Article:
Lifting weights doesn’t belly up to jogging
Lace up those jogging shoes and hit the track. A recent study in the Aug. 25 issue of American Journal of Physiology, conducted by Duke medical researchers, suggests that aerobic exercise is better than resistance training for those interested in losing belly fat.
The eight-month study compared the effectiveness of aerobic exercises like jogging to resistance training such as weight lifting and a combination of both in 196 overweight, sedentary adults ages 18 -70.
Participants in the aerobic group performed exercises equivalent to 12 miles of jogging per week at an 80 percent maximum heart rate, while those in the resistance group performed three sets of eight to 12 repetitions three times per week.
Researchers studied how these types of exercises reduced visceral and liver fat that is found deep within the abdominal tissue and can fill spaces between internal organs. This is not to be confused with subcutaneous fat, which is fat that is stored beneath the skin.
Melanee Wood, a UH recreation fitness assistant director, said this type of fat is associated with increased heart disease, diabetes and different types of cancer.
Researchers found that weight lifting did not measure up to its competition after the study was complete. Resistance training achieved no significant reductions in visceral fat, liver fat, live enzyme levels or in insulin resistance, but they found that aerobics did quite the opposite than resistance training.
The Duke study showed that aerobic training significantly reduced visceral fat and liver fat, which is linked to non-alcoholic fatty liver disease.
It also helped improve insulin resistance and it reduced liver enzymes and fasting triglyceride levels, which are all risk factors for diabetes and heart disease.
In fact, aerobic exercise burned 67 percent more calories than resistance training.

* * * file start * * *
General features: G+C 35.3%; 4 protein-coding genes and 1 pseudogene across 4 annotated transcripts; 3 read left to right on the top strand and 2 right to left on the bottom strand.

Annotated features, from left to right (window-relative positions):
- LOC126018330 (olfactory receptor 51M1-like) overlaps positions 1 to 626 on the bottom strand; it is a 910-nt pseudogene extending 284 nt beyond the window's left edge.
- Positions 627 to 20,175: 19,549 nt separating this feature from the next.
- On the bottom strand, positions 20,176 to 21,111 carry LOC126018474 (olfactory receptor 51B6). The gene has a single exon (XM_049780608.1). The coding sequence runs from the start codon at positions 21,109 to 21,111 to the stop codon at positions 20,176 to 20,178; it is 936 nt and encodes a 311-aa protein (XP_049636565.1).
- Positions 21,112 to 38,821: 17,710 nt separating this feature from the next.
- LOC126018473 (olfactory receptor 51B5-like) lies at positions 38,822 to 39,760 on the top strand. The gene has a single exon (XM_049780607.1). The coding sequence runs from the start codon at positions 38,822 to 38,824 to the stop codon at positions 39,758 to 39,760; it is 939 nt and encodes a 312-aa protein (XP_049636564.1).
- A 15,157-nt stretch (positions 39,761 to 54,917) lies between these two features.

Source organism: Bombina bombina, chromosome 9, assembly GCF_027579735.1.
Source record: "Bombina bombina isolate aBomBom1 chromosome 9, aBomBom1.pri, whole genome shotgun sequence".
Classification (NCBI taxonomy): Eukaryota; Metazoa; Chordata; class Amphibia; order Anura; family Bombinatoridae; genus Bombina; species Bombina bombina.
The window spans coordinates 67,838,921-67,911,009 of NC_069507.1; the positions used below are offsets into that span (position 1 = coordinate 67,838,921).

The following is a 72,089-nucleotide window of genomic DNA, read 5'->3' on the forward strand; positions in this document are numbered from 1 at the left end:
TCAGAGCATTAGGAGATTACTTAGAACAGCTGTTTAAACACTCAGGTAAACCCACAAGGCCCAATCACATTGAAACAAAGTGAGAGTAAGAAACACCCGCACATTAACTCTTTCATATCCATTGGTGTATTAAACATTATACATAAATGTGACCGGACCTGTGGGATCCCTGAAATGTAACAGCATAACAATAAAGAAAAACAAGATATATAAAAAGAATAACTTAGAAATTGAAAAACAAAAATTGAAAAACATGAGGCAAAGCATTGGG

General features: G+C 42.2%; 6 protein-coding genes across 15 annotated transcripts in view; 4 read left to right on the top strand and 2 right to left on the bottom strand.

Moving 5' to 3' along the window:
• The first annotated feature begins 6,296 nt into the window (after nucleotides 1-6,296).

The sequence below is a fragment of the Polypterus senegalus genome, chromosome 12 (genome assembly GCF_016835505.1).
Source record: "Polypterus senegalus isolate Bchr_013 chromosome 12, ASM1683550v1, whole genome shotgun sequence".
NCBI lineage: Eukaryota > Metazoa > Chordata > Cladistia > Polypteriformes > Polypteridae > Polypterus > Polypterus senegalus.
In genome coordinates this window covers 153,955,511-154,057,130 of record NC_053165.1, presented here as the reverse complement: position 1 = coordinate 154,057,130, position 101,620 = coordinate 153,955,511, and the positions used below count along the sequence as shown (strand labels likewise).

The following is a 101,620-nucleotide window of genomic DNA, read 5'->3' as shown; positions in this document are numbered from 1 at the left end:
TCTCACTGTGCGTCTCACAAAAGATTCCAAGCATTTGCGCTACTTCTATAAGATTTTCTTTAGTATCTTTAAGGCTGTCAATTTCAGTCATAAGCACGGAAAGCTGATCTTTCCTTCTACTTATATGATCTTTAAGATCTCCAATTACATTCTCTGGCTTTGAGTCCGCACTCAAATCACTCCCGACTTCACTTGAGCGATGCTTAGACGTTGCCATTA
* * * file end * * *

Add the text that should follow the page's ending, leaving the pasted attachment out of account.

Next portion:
Don’t make the mistake in thinking resistance training is not good for you, because “any kind of exercise is better than no exercise,” Wood said in an email.
“It is important to note that resistance training also results in fat loss. This study is not saying that aerobic activity is the only method of fat loss. There is a lot of recent research that suggests that metabolic or interval training is also highly effective for fat loss,” Wood said.
“This type of training is not recommended for sedentary people who are just beginning to exercise but can be a great way to progress for a new exerciser who enjoys weight training.”
The fitness director believes that both methods of exercise are effective ways of losing weight, but only when used appropriately.
However you choose to exercise, Wood wants to jog your memory and remind you to always have fun.
“The most important thing for new exercisers is finding activity that they enjoy doing,” she said. “If you keep exercise fun, it’ll be easier to stick with it and you’ll see greater improvements in your health in the long-term.”
Readers interested in starting an aerobic conditioning program can try the recreation center’s cardio-based group fitness classes such as Group Cycling, Kickboxing, Step, Hip Hop Hustle or Zumba. Weight training, interval training and circuit training classes are also available.
The full group fitness schedule and class descriptions can be found at www.uh.edu/recreation/fitness/group-exercise. All classes are free for UH students.